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Go Green for Fashion

The 2010 film Taipei Exchanges features two sisters who run a coffee shop in Taipei. Everything inside the shop, except coffee and desserts, can be bartered for via other objects. It’s surprising, but bartering is back in vogue in modern society.

The 2010 film Taipei Exchanges features two sisters who run a coffee shop in Taipei. Everything inside the shop, except coffee and desserts, can be bartered for via other objects. It’s surprising, but bartering is back in vogue in modern society. The most talked about example is the Canadian blogger who, through a number of online trades, successfully upgraded from a single red paperclip to a two-storey house. In 2010, an American teenager managed to trade up from an out-dated cell phone to a Porsche in a series of trades on a website.

Don’t get me wrong. We are not here to talk about the fortune bartering may bring. In fact, the global economic slowdown, coupled with the powerful penetration of the Internet, has contributed to the revival of bartering. In Britain and America, many people are more willing to trade their valuable but idle items for things they need but cannot afford. Today, the majority of Hong Kong people may not feel much economic pressure. From an environmental point of view, however, our city is running a huge deficit in terms of ecological resources. According to the Hong Kong Ecological Footprint Report 2010, if everyone in the world lived a similar lifestyle to that of the Hong Kong people, we would require 2.2 Earths to sustain us. Famous bartering stories allow us to reflect on our consumption patterns. We can transform our beliefs about things that we regard as useless and disposable—perhaps they are resources that are merely undervalued. In view of the global resources shortage, we ought to make the best use of available resources. We should consume wisely and avoid creating unnecessary waste.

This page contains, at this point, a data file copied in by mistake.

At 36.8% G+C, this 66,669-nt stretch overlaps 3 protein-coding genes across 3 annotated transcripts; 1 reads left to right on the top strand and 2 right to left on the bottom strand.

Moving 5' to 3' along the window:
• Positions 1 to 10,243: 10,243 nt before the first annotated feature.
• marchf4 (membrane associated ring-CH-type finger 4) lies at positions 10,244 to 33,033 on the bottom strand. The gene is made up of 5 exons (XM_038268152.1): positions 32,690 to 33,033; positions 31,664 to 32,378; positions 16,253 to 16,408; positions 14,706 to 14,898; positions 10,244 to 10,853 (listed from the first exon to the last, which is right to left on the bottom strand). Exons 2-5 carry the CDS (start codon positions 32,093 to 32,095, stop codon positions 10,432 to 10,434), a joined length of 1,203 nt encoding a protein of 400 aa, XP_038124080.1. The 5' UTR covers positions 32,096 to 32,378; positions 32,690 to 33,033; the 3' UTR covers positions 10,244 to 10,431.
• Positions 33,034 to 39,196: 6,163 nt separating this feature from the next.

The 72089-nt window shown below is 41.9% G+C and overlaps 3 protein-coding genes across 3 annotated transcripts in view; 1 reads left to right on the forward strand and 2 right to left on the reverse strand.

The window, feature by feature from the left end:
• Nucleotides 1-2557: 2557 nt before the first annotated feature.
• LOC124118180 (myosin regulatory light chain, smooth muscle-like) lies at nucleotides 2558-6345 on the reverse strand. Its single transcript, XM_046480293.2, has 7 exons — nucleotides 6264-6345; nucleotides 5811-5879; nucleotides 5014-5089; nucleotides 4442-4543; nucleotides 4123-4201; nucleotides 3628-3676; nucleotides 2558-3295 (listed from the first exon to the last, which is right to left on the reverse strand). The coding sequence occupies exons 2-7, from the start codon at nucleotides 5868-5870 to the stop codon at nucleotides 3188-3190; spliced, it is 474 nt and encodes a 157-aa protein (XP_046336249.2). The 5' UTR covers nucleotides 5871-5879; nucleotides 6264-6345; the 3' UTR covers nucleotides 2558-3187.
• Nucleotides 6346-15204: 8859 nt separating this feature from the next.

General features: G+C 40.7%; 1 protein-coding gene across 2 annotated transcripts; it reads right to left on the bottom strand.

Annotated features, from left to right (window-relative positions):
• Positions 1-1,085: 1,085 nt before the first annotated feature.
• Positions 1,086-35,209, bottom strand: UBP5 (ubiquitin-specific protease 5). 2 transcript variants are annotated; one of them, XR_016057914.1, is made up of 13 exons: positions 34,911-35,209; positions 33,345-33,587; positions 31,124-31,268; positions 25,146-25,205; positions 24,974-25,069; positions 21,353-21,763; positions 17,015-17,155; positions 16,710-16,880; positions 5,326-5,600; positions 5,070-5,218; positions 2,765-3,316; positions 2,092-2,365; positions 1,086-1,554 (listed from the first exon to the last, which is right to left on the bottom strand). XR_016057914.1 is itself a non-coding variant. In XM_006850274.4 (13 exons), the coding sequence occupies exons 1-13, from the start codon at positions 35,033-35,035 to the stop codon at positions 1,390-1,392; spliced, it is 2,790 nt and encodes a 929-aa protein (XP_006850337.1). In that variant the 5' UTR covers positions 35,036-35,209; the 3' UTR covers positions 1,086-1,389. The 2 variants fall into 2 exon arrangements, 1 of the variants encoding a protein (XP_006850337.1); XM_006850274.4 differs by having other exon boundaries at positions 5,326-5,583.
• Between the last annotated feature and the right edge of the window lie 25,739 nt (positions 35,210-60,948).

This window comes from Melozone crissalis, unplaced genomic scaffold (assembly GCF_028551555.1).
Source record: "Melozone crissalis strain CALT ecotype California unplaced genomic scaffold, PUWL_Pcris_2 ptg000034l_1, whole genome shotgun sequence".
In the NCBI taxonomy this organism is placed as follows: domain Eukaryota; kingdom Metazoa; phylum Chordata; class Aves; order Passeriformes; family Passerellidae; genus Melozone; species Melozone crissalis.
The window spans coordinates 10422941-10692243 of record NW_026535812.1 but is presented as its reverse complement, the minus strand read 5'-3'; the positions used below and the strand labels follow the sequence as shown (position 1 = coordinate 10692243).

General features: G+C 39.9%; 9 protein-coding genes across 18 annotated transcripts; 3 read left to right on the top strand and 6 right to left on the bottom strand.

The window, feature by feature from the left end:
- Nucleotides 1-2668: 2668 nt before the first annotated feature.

There are many ways to reduce our carbon footprint in our everyday lives, such as resources sharing. Many people spend a lot on magazines, books, CDs, DVDs and other entertainments. Sharing resources with others can effectively reduce our consumption. The younger generation can also make use of online platforms to gather and share resources. A friend of mine recently moved into a new house and asked for support on the Internet. His friends and family gave him many second-hand appliances, and as a result he didn’t have to spend a cent. This approach saves money and promotes an eco-friendly lifestyle. While a consumer society is driven by ownership of things, the 21st century is more about sharing. Teens love to visit social networking sites to share their lives with friends and it’s time to extend the concept of “sharing” into daily life and share resources with friends and family.

Many people may have the misconception that one has to sacrifice beauty for the environment. Yet a real fashion guru can push the envelope even further, one can create a personal brand of eco-chic style with a little creativity. In 2009, an Indian girl started the “Uniform Project”; she wore the same dress for 365 days. The challenge was to reinvent the dress by accessorising with vintage, reused or second-hand pieces donated by her friends and family. The project exemplifies what we call “sustainable fashion”. Mixing and matching old fabrics and accessories can give you a trendy new look. In recent years, many eco-fashion designers have created unique styles by using recycled fabrics and other recycled materials.

Following the latest trends is not the only way to be stylish. On the contrary, the sine qua non of fashion-forwardness is to be creative and innovative. There is a story behind everything. Reusing and recycling can help save resources, while helping to achieve a unique and personal style. Sharing resources, on the other hand, can make your life more interesting and fun. Sometimes protecting the environment requires only an appreciation of the value of things.

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